Smashed peppers, garlic, chickweed & green tomatoes pictured above with some tools of the trade : a mortar and pestle, and Korean onggi fermentation vessel from Eliefs
The concept is simple, the hotter the peppers you use the hotter the sauce it makes. If you combine a mixture of peppers you will most likely find that the flavour of the hottest pepper will dominate.
Personally, I love to use scotch bonnets which make a beautiful bright orange sauce. Light will cause the colour of your sauce to fade so if that is a factor for you, store it in a dark place.
Peppers have a greater tendency to mold than most other vegetables, so it's recommended to use a brine that is 3.5 - 5% salinity. This means, if you are using 1 Litre of water (a standard size of glass jar), then you would add 35g - 50g of good quality salt
We recommend that whenever possible, you do your research, buy from local producers and support small businesses. Please talk to people and ask them about their process! Producers want to tell you what makes their product so special. A simple meal made with quality ingredients will always be superior in our opinion. Plus, when you are invested in your food and take care in every step of the process, you will end up with a meal that is deeply satisfying. If you want to learn more specifics about general categories of salt (like the things you will see when you walk into a grocery store), take a look at this article from Cultures for Health
Some people also ferment their peppers in mashed form. If you choose to do this, you will need even more salt because pepper mash highly susceptible to mold so many brine recipes recommend a salinity of 10% (100g per litre of water). Alternatively, it is possible to use less salt and stir in benign molds, like in this recipe on the wild fermentation blog if you are attentive.
what you need
fresh peppers, chopped roughly with seeds removed (if really hot use gloves!!) or whole with just the stems removed.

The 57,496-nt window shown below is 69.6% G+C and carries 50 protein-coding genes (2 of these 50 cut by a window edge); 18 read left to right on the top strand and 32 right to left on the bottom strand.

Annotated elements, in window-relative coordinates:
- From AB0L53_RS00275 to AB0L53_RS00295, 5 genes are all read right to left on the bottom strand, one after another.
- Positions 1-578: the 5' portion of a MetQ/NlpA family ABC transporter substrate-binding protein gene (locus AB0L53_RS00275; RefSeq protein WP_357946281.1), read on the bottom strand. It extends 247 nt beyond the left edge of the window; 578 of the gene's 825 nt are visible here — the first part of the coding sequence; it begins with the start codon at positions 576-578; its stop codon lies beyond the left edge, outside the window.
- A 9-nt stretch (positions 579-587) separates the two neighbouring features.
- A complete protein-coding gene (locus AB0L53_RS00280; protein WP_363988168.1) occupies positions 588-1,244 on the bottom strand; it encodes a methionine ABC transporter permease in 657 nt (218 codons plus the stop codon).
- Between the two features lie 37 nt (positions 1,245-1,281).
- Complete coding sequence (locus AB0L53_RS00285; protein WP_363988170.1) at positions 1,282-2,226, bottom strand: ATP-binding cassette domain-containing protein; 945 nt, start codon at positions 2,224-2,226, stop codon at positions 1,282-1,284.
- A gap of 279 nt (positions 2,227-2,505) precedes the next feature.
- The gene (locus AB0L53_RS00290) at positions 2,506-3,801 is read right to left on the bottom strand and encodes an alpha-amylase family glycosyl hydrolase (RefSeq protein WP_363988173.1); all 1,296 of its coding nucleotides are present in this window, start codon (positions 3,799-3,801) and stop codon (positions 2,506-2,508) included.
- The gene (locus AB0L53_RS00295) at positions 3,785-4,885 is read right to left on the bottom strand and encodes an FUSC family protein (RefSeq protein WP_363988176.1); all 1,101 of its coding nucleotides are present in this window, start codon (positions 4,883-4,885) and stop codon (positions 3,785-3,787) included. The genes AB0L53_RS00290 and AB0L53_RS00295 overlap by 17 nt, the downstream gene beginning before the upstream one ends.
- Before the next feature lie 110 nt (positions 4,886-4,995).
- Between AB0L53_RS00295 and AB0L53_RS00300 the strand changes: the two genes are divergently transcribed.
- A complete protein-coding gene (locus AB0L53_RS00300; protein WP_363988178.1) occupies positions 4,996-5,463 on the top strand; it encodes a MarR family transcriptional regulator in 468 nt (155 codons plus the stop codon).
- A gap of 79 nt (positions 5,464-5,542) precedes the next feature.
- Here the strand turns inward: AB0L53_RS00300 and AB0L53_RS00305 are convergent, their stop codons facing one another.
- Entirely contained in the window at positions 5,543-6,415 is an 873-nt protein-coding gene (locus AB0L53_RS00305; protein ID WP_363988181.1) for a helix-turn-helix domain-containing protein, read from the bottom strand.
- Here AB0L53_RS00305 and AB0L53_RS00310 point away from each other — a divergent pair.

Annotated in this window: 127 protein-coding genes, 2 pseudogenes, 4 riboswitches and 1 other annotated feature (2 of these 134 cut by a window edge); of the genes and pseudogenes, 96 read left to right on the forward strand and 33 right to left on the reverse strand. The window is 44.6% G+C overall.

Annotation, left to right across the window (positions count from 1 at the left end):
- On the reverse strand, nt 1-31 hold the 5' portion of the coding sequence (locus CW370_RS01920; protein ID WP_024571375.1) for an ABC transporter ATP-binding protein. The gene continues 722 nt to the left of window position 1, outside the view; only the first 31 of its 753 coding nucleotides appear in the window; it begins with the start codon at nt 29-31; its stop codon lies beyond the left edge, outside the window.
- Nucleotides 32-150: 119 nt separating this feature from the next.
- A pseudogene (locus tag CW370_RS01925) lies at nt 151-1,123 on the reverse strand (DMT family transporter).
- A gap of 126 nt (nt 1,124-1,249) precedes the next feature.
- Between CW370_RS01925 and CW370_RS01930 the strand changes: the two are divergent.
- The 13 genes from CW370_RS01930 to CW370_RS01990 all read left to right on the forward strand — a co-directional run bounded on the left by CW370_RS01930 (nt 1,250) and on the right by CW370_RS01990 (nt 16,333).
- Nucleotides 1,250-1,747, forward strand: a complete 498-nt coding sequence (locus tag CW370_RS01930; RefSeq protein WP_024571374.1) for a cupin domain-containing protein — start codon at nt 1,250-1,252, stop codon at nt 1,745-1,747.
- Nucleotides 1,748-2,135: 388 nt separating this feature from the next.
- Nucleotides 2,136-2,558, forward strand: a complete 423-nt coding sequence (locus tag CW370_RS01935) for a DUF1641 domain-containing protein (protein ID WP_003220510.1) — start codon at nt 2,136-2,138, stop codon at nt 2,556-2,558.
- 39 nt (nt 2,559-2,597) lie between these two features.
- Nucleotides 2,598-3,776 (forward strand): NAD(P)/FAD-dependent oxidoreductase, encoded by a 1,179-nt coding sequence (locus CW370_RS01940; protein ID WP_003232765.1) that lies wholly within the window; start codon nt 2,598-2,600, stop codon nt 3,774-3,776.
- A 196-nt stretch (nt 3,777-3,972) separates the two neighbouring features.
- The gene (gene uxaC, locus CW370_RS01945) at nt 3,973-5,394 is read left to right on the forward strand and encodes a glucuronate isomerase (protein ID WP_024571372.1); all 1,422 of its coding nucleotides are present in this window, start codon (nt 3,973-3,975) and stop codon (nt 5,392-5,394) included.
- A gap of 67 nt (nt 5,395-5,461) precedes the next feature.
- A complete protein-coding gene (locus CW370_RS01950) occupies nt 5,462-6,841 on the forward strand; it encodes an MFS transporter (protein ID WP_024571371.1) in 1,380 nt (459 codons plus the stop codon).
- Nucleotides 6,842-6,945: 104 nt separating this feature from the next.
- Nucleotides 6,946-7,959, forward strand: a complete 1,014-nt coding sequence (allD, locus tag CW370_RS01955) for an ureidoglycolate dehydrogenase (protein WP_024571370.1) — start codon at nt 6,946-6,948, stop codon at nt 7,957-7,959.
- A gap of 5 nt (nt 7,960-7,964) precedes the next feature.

sterilized canning jar
- dechlorinated or spring water
- any other herbs and spices you may want to add. we like to add a handful of oregano, weeds like chickweed and even shredded carrot to mellow out the flavour.
What To Do
Stuff your peppers and garlic into a clean canning jar that is just a bit bigger than the quantity you have prepared. I like to use quart jars for this.
Dissolve 3 tbsp of salt in 1 quart of dechlorinated water. Pour this over your peppers. if it is not enough make a second batch.
Some people prefer to store in a dark spot. I have had good luck on my kitchen counter out of direct sunlight.
It is difficult to sample large hot peppers so every week I like to taste a small sip of the brine to see how it is progressing. Check every week but this process usually takes about 30 days.
Once the brine is sour and to your liking blend the vegetables including as much of the brine as you would like until you get the consistency you like. If you make it too watery, once the sauce settles the brine will rise to the top and you can spoon it off until you like the consistency.
Bottle into sterilized smaller bottles and store in fridge or cool place. You can also choose to stabilize the hot sauce by adding 20% vinegar to the bottles for longer/out of the fridge storage
When blending hot sauce watch your eyes as you remove lid. Hot pepper vapour can be unpleasant!